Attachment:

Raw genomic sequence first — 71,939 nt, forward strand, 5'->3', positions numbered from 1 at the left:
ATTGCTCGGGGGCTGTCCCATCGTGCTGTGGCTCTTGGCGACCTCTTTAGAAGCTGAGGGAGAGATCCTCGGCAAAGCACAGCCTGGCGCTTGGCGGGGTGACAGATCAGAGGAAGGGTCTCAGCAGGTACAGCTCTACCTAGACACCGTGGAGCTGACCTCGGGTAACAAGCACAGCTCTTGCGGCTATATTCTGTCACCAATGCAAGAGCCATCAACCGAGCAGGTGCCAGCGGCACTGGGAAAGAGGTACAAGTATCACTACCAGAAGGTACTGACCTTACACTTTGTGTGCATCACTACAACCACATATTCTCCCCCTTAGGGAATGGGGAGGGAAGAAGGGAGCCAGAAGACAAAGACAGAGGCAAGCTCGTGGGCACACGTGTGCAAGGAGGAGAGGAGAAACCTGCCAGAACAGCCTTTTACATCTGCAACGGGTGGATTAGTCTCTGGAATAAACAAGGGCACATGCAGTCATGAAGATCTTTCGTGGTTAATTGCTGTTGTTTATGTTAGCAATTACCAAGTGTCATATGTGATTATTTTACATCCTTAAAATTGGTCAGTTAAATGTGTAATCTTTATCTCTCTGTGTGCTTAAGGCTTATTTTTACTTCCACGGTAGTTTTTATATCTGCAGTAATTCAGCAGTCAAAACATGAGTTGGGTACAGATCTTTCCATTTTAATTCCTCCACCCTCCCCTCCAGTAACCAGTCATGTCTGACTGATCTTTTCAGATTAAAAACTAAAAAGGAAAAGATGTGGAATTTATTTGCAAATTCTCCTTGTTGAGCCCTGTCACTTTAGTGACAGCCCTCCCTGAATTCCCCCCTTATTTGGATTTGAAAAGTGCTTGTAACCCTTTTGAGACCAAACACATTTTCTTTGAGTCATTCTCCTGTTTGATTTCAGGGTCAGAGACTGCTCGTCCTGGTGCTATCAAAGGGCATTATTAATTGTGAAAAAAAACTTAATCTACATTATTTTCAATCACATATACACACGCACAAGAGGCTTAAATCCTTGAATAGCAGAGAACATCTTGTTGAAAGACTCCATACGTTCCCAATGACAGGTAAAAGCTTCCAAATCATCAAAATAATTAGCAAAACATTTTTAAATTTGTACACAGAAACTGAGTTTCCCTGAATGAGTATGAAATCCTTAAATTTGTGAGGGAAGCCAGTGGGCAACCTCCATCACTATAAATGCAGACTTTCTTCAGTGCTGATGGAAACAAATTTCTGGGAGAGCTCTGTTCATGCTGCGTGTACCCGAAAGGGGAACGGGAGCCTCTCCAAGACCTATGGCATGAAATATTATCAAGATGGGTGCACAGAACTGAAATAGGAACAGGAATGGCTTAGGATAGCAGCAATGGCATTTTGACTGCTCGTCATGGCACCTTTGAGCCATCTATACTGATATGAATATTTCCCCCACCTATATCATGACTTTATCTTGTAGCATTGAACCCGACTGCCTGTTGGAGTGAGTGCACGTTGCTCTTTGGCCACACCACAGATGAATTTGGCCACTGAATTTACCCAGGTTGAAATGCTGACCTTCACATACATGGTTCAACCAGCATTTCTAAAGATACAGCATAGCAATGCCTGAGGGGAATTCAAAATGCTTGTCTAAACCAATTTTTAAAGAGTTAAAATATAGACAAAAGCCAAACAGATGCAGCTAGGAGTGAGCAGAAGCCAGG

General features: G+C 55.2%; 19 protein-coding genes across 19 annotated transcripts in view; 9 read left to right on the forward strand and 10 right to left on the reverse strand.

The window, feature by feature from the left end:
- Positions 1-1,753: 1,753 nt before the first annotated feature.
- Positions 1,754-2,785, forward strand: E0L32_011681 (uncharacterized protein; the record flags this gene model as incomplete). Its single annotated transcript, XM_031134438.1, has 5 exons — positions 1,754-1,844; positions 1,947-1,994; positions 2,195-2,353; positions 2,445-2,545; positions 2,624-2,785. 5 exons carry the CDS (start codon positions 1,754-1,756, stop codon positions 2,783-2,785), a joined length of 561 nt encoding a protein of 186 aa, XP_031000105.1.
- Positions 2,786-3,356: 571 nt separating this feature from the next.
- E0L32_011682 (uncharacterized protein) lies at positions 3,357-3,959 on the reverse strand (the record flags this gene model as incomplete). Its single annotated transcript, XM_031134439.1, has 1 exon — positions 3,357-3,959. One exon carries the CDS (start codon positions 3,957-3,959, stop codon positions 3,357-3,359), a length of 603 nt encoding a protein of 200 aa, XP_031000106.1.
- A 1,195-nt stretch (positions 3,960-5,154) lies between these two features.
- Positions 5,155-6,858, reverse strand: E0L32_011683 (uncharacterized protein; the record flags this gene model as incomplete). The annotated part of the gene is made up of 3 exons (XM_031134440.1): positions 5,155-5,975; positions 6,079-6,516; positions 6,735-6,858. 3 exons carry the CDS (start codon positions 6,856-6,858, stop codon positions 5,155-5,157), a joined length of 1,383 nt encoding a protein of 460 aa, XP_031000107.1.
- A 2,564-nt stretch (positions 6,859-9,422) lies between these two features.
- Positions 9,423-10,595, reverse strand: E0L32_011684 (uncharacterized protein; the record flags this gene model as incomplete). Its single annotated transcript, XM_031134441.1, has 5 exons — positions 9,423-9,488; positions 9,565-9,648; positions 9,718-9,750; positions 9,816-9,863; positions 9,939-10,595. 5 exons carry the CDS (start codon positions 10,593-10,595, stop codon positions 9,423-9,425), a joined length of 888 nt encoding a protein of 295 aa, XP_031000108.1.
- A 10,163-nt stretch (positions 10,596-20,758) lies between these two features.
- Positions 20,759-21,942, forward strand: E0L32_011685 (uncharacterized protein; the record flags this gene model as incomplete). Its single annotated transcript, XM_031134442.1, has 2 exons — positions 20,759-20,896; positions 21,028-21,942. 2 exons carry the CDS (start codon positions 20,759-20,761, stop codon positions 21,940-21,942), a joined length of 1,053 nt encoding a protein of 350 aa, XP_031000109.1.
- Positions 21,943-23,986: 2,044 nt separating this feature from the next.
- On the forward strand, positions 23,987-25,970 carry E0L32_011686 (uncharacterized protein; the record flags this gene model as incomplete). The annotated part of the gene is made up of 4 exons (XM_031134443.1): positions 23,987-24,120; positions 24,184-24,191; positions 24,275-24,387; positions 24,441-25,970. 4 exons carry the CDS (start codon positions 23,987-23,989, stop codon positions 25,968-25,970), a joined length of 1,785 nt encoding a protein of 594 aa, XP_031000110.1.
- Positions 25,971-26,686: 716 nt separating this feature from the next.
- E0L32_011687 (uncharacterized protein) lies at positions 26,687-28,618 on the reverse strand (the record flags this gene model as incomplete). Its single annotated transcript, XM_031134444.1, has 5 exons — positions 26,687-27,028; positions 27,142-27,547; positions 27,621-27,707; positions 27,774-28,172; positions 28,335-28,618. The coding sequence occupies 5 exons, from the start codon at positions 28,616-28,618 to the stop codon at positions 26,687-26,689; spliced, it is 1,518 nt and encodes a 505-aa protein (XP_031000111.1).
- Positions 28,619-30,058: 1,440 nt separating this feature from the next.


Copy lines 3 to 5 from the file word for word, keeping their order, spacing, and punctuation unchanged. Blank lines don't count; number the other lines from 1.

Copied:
General features: G+C 55.2%; 19 protein-coding genes across 19 annotated transcripts in view; 9 read left to right on the forward strand and 10 right to left on the reverse strand.

The window, feature by feature from the left end:
- Positions 1-1,753: 1,753 nt before the first annotated feature.